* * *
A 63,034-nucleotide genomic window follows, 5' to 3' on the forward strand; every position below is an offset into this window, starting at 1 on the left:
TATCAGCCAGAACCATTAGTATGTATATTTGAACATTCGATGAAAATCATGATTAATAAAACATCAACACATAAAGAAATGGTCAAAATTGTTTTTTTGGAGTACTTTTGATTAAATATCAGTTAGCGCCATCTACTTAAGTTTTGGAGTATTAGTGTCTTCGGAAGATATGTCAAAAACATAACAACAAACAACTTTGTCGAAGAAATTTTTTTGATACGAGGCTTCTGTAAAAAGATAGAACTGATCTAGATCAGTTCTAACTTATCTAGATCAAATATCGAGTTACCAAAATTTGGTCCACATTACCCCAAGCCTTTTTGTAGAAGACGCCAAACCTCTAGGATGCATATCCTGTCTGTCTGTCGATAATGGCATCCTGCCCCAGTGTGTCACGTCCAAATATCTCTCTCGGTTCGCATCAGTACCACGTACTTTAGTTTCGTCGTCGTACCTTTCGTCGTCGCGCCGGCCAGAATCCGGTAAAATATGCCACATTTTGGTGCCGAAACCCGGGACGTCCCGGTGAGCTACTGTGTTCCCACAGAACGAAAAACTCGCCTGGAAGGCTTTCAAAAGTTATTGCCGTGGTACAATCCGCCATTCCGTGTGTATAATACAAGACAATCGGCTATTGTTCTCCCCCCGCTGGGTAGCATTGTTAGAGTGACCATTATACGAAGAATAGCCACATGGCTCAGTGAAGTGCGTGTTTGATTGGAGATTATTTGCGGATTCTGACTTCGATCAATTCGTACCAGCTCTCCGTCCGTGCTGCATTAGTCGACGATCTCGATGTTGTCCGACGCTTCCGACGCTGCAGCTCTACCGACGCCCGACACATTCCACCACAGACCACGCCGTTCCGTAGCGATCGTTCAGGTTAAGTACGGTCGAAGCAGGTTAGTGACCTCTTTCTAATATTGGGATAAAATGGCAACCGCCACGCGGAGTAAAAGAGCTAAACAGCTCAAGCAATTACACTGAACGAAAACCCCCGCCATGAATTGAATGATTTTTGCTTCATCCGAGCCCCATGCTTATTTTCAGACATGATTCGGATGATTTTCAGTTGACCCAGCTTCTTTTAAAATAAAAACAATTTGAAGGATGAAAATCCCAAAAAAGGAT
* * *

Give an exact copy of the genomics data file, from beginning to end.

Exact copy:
A 63,034-nucleotide genomic window follows, 5' to 3' on the forward strand; every position below is an offset into this window, starting at 1 on the left:
TATCAGCCAGAACCATTAGTATGTATATTTGAACATTCGATGAAAATCATGATTAATAAAACATCAACACATAAAGAAATGGTCAAAATTGTTTTTTTGGAGTACTTTTGATTAAATATCAGTTAGCGCCATCTACTTAAGTTTTGGAGTATTAGTGTCTTCGGAAGATATGTCAAAAACATAACAACAAACAACTTTGTCGAAGAAATTTTTTTGATACGAGGCTTCTGTAAAAAGATAGAACTGATCTAGATCAGTTCTAACTTATCTAGATCAAATATCGAGTTACCAAAATTTGGTCCACATTACCCCAAGCCTTTTTGTAGAAGACGCCAAACCTCTAGGATGCATATCCTGTCTGTCTGTCGATAATGGCATCCTGCCCCAGTGTGTCACGTCCAAATATCTCTCTCGGTTCGCATCAGTACCACGTACTTTAGTTTCGTCGTCGTACCTTTCGTCGTCGCGCCGGCCAGAATCCGGTAAAATATGCCACATTTTGGTGCCGAAACCCGGGACGTCCCGGTGAGCTACTGTGTTCCCACAGAACGAAAAACTCGCCTGGAAGGCTTTCAAAAGTTATTGCCGTGGTACAATCCGCCATTCCGTGTGTATAATACAAGACAATCGGCTATTGTTCTCCCCCCGCTGGGTAGCATTGTTAGAGTGACCATTATACGAAGAATAGCCACATGGCTCAGTGAAGTGCGTGTTTGATTGGAGATTATTTGCGGATTCTGACTTCGATCAATTCGTACCAGCTCTCCGTCCGTGCTGCATTAGTCGACGATCTCGATGTTGTCCGACGCTTCCGACGCTGCAGCTCTACCGACGCCCGACACATTCCACCACAGACCACGCCGTTCCGTAGCGATCGTTCAGGTTAAGTACGGTCGAAGCAGGTTAGTGACCTCTTTCTAATATTGGGATAAAATGGCAACCGCCACGCGGAGTAAAAGAGCTAAACAGCTCAAGCAATTACACTGAACGAAAACCCCCGCCATGAATTGAATGATTTTTGCTTCATCCGAGCCCCATGCTTATTTTCAGACATGATTCGGATGATTTTCAGTTGACCCAGCTTCTTTTAAAATAAAAACAATTTGAAGGATGAAAATCCCAAAAAAGGAT